In a previous blog post I commented how you should be really careful, especially nowadays, when buying a graphics card from eBay. There are tons and tons of scammers, and many of them are really professional about their craft (making their pages and products look very professionally made, like they were big famous corporations, with custom-printed boxes for their graphics cards, and even with custom heatsink shrouds and stickers that look legit, and even sometimes going as far as re-flashing the card's bios to make it look to the operating system as the genuine thing, even though the card is in fact two or three generations older than claimed.)
However, eBay scammers do not restrict themselves to just graphics cards. Whatever the computer hardware may be, if it's in any way related to performance or capacity, you should be really careful.
USB sticks is another perfect example: If you see very large-capacity USB sticks being sold extremely cheap, you should be suspicious, no matter how professionally-made the promotional pictures and web pages may be. For example, the USB stick may claim to be 1 terabyte, when in fact it may be something like 256 gigabytes, or even 128 gigabytes. Like with graphics cards, they may go to extraordinary lengths to disguise this, using custom legit-looking packaging with "1TB" printed all over, the "1TB" capacity printed on the stick itself (in a very professional manner), and sometimes even going so far as to reflash the chipset inside to make it report a capacity of 1 terabyte to the computer.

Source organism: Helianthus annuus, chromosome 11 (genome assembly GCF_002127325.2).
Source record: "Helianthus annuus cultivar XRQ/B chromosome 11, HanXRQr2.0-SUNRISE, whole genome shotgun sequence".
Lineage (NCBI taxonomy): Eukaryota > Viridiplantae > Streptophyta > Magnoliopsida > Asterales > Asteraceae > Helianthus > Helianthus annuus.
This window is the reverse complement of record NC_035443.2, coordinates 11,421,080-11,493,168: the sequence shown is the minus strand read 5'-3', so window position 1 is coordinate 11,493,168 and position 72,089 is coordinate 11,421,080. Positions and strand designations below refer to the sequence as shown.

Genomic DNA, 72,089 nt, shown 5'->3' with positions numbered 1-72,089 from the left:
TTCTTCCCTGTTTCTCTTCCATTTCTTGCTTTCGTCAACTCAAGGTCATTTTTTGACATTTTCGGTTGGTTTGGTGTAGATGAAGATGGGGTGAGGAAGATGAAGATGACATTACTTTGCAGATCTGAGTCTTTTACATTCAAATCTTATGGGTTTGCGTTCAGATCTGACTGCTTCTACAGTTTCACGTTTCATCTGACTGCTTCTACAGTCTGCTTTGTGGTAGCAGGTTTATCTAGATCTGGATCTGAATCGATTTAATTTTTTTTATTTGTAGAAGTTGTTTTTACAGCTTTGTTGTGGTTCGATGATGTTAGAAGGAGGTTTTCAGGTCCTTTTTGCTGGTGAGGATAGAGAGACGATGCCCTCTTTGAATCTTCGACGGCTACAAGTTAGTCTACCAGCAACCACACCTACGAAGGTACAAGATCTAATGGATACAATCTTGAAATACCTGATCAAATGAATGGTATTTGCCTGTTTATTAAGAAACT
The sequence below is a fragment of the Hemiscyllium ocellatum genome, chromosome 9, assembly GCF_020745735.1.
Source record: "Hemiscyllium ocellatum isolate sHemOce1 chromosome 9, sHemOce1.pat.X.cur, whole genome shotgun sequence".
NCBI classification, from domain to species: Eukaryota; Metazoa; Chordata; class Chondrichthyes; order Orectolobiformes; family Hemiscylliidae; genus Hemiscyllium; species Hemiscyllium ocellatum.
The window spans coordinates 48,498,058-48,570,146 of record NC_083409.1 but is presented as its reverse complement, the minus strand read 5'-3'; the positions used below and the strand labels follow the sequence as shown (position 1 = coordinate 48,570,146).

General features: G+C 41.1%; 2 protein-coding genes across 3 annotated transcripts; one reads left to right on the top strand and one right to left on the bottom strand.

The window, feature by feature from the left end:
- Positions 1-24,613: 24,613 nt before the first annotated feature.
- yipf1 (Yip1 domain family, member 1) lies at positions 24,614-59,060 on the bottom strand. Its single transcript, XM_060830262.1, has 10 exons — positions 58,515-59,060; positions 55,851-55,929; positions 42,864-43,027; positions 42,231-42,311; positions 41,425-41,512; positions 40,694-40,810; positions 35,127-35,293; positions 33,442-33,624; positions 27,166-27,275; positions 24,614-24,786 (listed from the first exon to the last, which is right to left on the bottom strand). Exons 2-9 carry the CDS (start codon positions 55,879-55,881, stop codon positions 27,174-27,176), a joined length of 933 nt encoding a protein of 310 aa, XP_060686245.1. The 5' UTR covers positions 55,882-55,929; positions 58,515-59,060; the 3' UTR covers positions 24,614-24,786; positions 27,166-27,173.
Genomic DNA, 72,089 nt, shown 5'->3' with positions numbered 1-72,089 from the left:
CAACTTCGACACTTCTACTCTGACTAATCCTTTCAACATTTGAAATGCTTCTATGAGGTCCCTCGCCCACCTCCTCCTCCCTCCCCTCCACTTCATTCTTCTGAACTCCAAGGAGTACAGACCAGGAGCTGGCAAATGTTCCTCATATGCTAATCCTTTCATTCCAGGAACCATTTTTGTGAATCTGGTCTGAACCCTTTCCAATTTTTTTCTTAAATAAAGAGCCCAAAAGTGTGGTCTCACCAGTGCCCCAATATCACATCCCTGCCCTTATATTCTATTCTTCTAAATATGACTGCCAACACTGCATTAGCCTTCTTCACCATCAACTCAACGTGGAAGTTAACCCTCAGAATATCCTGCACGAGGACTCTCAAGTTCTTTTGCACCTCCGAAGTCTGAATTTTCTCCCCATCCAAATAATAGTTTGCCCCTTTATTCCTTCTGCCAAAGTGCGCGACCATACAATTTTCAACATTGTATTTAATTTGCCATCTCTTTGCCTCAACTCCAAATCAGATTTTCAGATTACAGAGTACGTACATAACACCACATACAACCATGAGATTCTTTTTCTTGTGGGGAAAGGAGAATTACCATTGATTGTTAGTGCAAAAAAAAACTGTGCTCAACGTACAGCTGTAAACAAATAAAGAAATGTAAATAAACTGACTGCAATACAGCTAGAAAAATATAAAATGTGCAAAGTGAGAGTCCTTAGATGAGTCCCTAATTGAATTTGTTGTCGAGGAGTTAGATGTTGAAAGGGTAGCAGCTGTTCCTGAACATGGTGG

When you plug such a USB stick to your PC, everything will look legit. The system will report 1 TB of free space, you will be able to write and read data as normal... up until you hit that actual capacity, eg. 256 gigabytes, at which point the stick will just start returning error codes for the extra data. You have been scammed.
RAM chips may or may not have as much capacity as advertised, but even if they do, they might be slower than advertised. The same goes for hard disk drives. And the list goes on.
Just be careful.